Boom and bust in the public sector?

The government which gave you such a spectacular boom and bust in the private sector thanks to their crazy money and banking policies, now seems to want to repeat the experiment in the public sector – with the bust delayed until after the Election.

We learn that cuts will be needed after all. Some are pushing to scrap Trident. Clearly the defence budget is being singled out yet again for a mauling, with plenty of softening up with stories about poor and expensive defence procurement. Today Labour has adopted the populist mantle by attacking the so called Boomerang bosses – Council CEOs who earn too much, receive too large a pay off when asked to leave Council A, only to appear earning even more shortly afterwards at Council B. Readers of this blog will be well aware of the mis naming of some so called CEOs in local governent, who are not revenue responsible, and maybe cost irresponsible as well. The government has sanctioned the downgrade of benefits under the RBS pension scheme – is this a harbingner for their plans for civil service pensions as well?

Wouldn’t it be better to seek value for money now, instead of waiting for another year? Why does the mad over recruitment of so called managers have to continue? Why does the quango world need to expand more before it contracts?


  1. Mike Stallard
    August 26, 2009

    Mr Brown is determined to keep on being PM. He had to struggle to get there and, apparently, he thinks he can romp home on May 3rd next year.
    The disgusting silence over Lockerbie supports this view.
    In the Spectator is a picture of a fat man, smoking a large cigar and brandishing a stiff drink. He is obviously at a party impressing the guests with his wealth and tales of important people.
    He then admits to the admiring multitude that he is in the Public Sector, while they are only in the private.
    I think Labour wants his vote too – and perhaps a contribution?

  2. ken from glos
    August 26, 2009

    Final Salary Pensions are an unsustainable madness.I have now reached the stage where my ‘ take homepay ‘ is greater then when i worked for a living . We now have a two tier pension system in this country where the tax payers on poor pensions are paying for public sector pensions .

    Just look at the top pensions in the B.B.C for starters. It cannot continue.

    1. Waramess
      August 26, 2009

      Another bubble?

    2. Brian Tomkinson
      August 26, 2009

      I have noted previously your “complaint” about your generous pension. Just how is your take home pay greater than when you worked when there is a limit on final salary schemes at two thirds of final salary? Are you including the state pansion in your calculation?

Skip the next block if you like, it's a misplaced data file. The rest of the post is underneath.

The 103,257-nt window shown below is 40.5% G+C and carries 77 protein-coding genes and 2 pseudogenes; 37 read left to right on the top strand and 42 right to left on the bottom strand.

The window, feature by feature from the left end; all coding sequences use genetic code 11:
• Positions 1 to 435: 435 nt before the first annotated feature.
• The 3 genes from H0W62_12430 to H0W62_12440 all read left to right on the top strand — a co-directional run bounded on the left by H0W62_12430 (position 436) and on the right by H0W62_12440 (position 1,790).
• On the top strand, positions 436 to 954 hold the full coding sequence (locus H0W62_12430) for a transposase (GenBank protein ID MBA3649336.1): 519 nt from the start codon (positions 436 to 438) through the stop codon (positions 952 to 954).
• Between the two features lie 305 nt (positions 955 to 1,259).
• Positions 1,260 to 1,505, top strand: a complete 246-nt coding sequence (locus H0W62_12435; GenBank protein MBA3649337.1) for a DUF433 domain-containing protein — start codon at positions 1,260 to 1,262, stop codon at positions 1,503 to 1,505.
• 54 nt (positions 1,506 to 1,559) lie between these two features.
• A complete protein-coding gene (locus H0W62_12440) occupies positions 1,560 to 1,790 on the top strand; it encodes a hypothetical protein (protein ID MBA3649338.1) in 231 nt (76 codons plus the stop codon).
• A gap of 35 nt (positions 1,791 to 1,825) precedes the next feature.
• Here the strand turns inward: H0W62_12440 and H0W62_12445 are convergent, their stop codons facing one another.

1. ken from glos
        August 26, 2009

        Brian Tomkinson,

        Yes that inludes all pensions together with no N.I.C charges ( a tax by any other name) winter heating allowance, bus passes Christmas bonus! tax relief etc. Put togther it puts me way in excess of my old take home pay, a real State of madness!! Many of these ‘perks’ have to be means tested in the future. I expected comfort and dignity in ‘old age’ but not these riches. This nation must wake up as to what is happening.

        1. Jalban
          August 26, 2009

          Forgive me – I don’t know how long you have been in retirement. But most pensions go up with inflation and so are bound to catch up with your former salary or take-home pay eventually. And since today’s ‘average’ is to spend over 20 years in retirement, so they should! Imagine someone who retired from a fairly low paid job in 1989. Would you honestly expect that person to be coping today on less than they took home then?

        2. ken from glos
          August 26, 2009

          True but many people have to cope on an old age pension alone. I now get that together with a large final salary pension. Most in the private sector do not. I retired at 51 years .

  3. alan jutson
    August 26, 2009

    John, you have given the answer in your blog.

    They want cuts after the election because it may gain them a few more votes.

    See from the Telegraph this morning that as you say, RBS are looking to reduce their exposure, to their own pensions black hole, by reducing the employees possible future benefits. But a 15% company contribution (70% of which is taxpayers money) of an employees salary to their pension fund still seems like a reasonable deal to me.

    Ask a self employed person how much they would like someone else to contribute 15% to theirs, as well as tax relief.

    Again according to the Telegraph this morning, Surrey Council are looking for an Olympics co ordinator £45,000/year for 3 year contract. Only problem it would seem that no Olympic events are due to take place in Surrey.

    Oh to be a fly on the wall when these decisions are made.

  4. Waramess
    August 26, 2009

    Looks like Brown is setting up an elephant trap for when the Tories take office.

    His warped mind has it that he will not resign after the election but continue as leader of the Labour party. He will have laid the economy so low by then that in his view the Tories will push the country even deeper into the mire whilst trying to pull themselves out and Brown will be back in power in 2014.